The best books about African adventures

Who am I?

My only expertise is my enthusiasm for African travel. I’ve visited twenty countries, Morocco to Madagascar, the Great Lakes to the Skeleton Coast, for (I hope) my next book. You can read about a few of my African adventures, like crossing Lake Malawi, hurrying through Namibia, sailing to St. Helena Island, and witnessing the mass wildebeest migration, in my other books. Experiencing African culture, nature and wildlife is the most fun I’ve ever had, anytime, anywhere. By all means, if you can, go!


I wrote...

Out There: Thirty Essays on Travel

By Bill Murray,

Book cover of Out There: Thirty Essays on Travel

What is my book about?

Out There is a collection of essays from my monthly travel column at 3QuarksDaily, a survey of the world in easily digestible bits. With reporting from Anguilla, Ascension Island, Borneo, Côte d’Ivoire, East Africa, Estonia, Greenland, Iowa, Karelia, Lapland, Latvia, Masaai Mara, Medieval Europe, the Mekong Delta, Namibia, Nazi Europe, Nepal, Pandemic America, Papua New Guinea, Pass Control, Rapa Nui, Russia, St. Helena Island, Svalbard, Tanzania, Tibet, Ukraine, and Zambia.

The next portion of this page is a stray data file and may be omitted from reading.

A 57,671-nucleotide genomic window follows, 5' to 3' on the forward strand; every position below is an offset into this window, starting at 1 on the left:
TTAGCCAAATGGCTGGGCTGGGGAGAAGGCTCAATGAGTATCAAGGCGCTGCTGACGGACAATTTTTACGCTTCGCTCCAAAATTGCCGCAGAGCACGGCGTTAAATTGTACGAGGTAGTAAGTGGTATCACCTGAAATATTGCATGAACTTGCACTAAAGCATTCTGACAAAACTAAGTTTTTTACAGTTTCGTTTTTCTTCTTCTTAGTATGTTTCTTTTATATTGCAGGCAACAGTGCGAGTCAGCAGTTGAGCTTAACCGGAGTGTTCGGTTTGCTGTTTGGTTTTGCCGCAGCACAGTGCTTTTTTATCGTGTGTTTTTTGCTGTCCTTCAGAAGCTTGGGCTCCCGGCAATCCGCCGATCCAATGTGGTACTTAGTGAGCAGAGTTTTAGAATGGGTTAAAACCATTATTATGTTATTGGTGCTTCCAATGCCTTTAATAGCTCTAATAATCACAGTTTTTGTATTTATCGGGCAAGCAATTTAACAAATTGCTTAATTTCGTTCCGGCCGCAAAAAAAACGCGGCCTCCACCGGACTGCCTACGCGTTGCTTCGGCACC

It is “as remarkable for its gentle wit as for the quiet sharpness of its commentary. Romps, revelations, and ride-it-out gut-checks, come hell or high water. Vivid, enlightening, worthwhile. Un-put-downable armchair travel.”

The books I picked & why

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East Along the Equator: A Journey Up the Congo and Into Zaire

By Helen Winternitz,

Book cover of East Along the Equator: A Journey Up the Congo and Into Zaire

Why this book?

Ms. Winternitz and Timothy Phelps traveled by local barge 2,000 miles up the Congo River in then-Zaire in 1983, living all the exotica, intrigue, and utter terror you’ve always imagined about the steamy African interior, with a requisite dose of political peril at the hands of Mobutu Sese Seko’s secret police. The Congo (river, country, jungle) is so fabled as opaque and impassable that it has spawned a mini-proliferation of titles.